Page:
It was small beer, but the instant the $45 million settlement with Mercer Inc. was finalized, Milwaukee County officials proclaimed it as proof they were blameless in passing the outrageous pension deal of 2000. Experts have estimated it may ultimately cost taxpayers as much as $900 million, so recouping one-twentieth of this will hardly make a dent in the bill. Yet some board members were giddy with thoughts of redemption.
“It vindicates us,” said County Board Chairman Lee Holloway.
“The untold story,” declared Supervisor John Weishan Jr., “is that of the elected officials [ including his sister, former Board Chair Karen Ordinans] who were ridiculed in the local media . It is unfortunate that they and their families suffered through the recall process that ensued.” Board members, he added, made decisions based on incorrect information from their consultant, Mercer. “Supervisors are everyday citizens … [who] don’t necessarily have actuarial experience.”
Well, John, I don’t either. But as the reporter who broke this story, first for Milwaukeeworld.com and then in an expanded feature for Milwaukee Magazine , I had no problem figuring out how smelly the deal was. Indeed, in reviewing all those stories, it’s still amazing to see how negligent – and greedy – board members were.
For decades, courthouse insiders saw county government as “a cookie jar for employees,” as former Supervisor Roger Quindel once put it. “This attitude permeates the place. Every time you turn around, they’re trying to get more.”
After the stock market gains of the 1990s inflated the county pension fund, officials wanted to cash in. “We all felt very rich because the pension plan had done so well,” Supervisor Mark Borkowski told me.
The county already had the state’s most generous pension. At the time, city retirees could collect up to 70 percent of their final average salary; state retirees maxed out at 65 percent. County retirees, though, could collect 80 percent.
Yet the 2000 pension deal allowed all veteran employees to effectively increase that to an unprecedented 105 percent of their salary. Everyone in the courthouse tracked their own percentages, so board members knew it was an incredibly lucrative benefit.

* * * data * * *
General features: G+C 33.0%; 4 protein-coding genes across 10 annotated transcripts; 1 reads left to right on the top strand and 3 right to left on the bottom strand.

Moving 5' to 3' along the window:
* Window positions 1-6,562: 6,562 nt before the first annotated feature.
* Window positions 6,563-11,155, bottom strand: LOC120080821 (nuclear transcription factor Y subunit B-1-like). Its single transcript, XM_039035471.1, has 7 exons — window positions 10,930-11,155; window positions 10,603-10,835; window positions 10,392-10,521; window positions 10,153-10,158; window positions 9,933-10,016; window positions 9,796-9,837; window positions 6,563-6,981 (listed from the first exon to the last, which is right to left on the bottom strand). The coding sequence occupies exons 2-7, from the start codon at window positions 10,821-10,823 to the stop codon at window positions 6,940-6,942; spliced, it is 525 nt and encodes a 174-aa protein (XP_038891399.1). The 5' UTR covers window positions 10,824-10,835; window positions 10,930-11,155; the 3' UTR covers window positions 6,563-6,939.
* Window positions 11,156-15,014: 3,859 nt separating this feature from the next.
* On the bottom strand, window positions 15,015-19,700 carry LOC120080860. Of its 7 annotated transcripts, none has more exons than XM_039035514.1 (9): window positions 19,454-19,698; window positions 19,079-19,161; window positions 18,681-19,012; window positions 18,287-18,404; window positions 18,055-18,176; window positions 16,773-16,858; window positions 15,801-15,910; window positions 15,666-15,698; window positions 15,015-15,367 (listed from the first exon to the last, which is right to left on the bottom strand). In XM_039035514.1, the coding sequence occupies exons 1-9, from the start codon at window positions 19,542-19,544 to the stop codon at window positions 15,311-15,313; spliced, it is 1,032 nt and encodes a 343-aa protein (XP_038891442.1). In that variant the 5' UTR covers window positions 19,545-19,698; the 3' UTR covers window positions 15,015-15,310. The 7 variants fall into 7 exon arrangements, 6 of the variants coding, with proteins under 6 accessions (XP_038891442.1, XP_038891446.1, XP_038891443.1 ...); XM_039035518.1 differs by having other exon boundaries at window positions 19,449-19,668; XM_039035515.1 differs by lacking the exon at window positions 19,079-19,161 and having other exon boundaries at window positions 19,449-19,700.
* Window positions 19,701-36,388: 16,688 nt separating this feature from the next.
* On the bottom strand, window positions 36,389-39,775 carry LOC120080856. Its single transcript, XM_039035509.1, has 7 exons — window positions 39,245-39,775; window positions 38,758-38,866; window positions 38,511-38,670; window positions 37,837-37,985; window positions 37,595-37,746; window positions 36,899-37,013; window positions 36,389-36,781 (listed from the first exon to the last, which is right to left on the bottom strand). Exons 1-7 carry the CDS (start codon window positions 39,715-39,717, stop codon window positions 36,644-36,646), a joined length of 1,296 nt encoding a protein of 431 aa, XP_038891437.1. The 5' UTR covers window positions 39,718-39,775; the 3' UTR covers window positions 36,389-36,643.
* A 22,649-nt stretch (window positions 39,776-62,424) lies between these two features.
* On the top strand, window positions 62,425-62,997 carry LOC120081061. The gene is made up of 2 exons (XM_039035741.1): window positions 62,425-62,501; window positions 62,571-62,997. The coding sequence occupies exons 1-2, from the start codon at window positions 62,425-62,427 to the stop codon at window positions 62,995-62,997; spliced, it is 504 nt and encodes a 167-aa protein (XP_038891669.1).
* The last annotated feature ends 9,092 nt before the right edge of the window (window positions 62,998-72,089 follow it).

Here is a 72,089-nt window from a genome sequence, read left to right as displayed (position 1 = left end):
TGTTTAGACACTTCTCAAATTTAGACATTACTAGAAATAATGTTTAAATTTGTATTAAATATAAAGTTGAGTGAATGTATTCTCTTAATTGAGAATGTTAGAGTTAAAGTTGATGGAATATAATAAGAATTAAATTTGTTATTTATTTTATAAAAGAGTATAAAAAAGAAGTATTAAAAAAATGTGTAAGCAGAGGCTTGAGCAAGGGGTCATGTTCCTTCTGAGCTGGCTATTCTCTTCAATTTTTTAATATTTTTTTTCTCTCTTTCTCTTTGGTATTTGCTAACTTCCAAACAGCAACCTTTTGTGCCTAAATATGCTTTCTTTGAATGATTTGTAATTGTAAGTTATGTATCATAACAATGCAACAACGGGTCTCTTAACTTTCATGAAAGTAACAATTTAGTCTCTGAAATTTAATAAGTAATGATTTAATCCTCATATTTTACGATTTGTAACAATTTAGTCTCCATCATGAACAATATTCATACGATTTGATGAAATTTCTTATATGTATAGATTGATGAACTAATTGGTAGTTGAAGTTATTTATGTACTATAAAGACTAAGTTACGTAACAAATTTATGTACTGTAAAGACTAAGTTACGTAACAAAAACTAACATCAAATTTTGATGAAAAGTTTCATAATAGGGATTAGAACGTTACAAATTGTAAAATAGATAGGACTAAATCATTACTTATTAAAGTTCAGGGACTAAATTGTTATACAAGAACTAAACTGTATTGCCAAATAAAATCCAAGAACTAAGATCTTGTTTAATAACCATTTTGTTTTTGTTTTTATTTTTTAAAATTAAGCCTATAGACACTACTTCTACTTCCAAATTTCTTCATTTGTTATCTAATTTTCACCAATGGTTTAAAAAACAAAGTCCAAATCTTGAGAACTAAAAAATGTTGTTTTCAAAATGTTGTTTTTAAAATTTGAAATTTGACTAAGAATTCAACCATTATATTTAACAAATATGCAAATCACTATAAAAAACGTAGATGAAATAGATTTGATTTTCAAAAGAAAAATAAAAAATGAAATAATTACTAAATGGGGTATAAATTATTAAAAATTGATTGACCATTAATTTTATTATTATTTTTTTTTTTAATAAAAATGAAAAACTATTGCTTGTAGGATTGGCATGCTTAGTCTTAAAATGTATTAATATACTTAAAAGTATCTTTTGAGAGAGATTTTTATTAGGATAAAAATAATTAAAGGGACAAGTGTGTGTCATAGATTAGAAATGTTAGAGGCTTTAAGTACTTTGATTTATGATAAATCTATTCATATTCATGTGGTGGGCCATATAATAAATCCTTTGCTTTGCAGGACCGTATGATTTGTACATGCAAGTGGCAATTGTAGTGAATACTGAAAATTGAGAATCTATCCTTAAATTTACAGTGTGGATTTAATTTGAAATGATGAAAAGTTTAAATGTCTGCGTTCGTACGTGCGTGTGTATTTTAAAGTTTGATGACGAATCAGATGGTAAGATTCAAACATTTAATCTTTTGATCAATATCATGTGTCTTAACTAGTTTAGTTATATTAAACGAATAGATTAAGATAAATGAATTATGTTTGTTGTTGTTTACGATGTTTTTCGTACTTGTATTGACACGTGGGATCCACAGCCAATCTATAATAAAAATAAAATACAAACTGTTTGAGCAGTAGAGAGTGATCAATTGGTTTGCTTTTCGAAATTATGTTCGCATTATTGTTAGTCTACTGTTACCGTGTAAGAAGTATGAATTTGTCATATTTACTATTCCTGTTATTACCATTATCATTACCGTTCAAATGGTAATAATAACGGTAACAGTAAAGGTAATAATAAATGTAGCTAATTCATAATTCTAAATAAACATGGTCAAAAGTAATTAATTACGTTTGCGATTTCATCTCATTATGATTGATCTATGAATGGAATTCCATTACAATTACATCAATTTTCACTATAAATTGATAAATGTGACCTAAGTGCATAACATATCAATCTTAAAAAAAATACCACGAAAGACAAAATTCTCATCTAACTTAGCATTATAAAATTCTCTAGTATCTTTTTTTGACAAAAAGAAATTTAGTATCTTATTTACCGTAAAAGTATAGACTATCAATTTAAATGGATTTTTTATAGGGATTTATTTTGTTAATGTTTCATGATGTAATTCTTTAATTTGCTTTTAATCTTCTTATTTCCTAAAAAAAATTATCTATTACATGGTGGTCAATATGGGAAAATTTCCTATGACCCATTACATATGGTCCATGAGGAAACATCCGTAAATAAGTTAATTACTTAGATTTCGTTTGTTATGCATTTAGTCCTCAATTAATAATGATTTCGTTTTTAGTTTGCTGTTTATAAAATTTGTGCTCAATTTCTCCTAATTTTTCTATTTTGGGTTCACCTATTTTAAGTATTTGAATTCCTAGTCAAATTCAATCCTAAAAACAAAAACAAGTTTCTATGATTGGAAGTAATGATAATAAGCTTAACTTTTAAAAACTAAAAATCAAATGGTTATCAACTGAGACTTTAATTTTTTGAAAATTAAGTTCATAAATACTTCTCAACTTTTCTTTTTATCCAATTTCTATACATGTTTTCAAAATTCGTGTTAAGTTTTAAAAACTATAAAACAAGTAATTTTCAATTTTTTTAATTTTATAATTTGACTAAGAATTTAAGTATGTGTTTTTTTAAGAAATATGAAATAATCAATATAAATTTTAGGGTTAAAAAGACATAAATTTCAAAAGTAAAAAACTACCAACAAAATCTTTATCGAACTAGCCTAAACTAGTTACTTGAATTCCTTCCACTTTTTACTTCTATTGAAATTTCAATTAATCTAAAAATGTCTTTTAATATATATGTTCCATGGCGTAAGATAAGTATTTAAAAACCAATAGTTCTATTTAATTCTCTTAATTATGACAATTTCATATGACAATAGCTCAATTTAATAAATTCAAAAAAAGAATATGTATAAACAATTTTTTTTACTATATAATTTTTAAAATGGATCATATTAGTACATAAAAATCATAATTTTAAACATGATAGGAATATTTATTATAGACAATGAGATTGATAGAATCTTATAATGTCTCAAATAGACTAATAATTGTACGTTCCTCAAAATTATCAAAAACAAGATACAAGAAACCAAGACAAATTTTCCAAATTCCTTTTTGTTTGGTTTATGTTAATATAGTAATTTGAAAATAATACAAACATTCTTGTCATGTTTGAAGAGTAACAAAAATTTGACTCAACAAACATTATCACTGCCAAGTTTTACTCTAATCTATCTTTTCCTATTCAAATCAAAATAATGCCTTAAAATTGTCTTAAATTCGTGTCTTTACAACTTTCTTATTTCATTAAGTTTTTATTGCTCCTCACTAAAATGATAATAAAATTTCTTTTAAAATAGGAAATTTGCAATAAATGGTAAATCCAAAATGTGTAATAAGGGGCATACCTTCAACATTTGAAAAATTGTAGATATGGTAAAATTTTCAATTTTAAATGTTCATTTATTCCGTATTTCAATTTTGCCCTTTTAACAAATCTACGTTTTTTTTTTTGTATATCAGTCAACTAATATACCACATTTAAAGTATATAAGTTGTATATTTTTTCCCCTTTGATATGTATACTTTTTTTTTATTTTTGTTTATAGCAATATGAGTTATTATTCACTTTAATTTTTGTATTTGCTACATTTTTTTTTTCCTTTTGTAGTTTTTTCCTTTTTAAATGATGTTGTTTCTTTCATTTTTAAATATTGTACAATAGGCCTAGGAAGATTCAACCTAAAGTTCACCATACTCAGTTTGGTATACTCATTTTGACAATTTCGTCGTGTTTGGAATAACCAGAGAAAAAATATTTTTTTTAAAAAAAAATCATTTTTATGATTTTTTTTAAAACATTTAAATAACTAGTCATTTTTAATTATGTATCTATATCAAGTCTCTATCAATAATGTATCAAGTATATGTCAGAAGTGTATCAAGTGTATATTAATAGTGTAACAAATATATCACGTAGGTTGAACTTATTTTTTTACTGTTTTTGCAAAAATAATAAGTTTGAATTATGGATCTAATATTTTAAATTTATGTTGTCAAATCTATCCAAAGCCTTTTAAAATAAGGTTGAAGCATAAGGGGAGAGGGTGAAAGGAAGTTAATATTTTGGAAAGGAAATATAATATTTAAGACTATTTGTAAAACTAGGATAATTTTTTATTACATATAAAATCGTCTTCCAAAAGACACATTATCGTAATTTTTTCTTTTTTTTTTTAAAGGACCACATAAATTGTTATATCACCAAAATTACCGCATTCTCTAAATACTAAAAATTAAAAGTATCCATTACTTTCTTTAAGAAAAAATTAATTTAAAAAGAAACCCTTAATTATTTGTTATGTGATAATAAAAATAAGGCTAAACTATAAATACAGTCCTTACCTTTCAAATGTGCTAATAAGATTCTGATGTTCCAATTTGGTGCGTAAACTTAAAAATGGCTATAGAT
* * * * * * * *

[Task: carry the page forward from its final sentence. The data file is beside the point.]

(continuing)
The administration of County Executive F. Thomas Ament claimed the sweetener was needed to recruit and retain talented employees. But the county didn’t need more employees. It needed fewer. It had been shutting down or losing departments to the state of Wisconsin for years, dropping from about 10,000 to 7,500 employees in the 1990s. Not one official I interviewed offered one example of a talented worker who had left the county.
This was more than enough to make the plan suspicious. But on top of that came the “backdrop” – huge lump sum payouts to employees. It was a complicated computation. But any board member could have asked a simple question: How much will the officials pushing for this plan personally benefit?
And, oh, were they pushing. Board members said they were under pressure from Ament and others – his head of human resources, Gary Dobbert; his chief of staff, Tom Mollan; and county corporation counsel Robert Ott. Had all served until 2008, their backdrop payments would have grown to $2.3 million for Ament, $1.7 million for Mollan, $1.3 million for Ott and $760,000 for Dobbert.
Both Ordinans and finance chair Lynne De Bruin told me the board was provided examples of backdrops (contrary to the claims of other supervisors). But Dobbert would only provide examples for lower-paid employees, De Bruin said. And no one smelled a rat?
Before the plan was passed, De Bruin learned of a county nurse who would get a $275,000 backdrop. According to two board members, De Bruin shared this with Ordinans, who advised De Bruin “leadership is supporting this. You swallow hard and vote no.” De Bruin did in fact vote no. But Ordinans and 19 others voted yes.
While it’s certainly true Mercer was lax in its role as county consultant, there’s no evidence any board member ever asked Mercer to estimate the cost of the pension deal. Nor did any board member ask the county audit department to analyze the bill. For that matter, why not ask the finance chair why she was voting no? “It wasn’t even debated on the county floor,” former Supervisor Penny Podell recalled.
No one asked any questions because all benefitted. Everyone got a 25 percent boost in their pension; it’s just that this was far more valuable for higher-paid veterans with more years of service.
Afterward, of course, the pension fund declined drastically from the stock market meltdown. The underfunded county transit system has cut back routes, making life harder for those without cars. The help line for poor people needing food stamps is understaffed and unresponsive. The parks are declining drastically. The courthouse stinks at times from lack of maintenance.
There’s no money because countless county employees have walked home with lump sum retirement funds of $250,000 to $975,000. But not to worry, none of this is the fault of our now-vindicated county supervisors.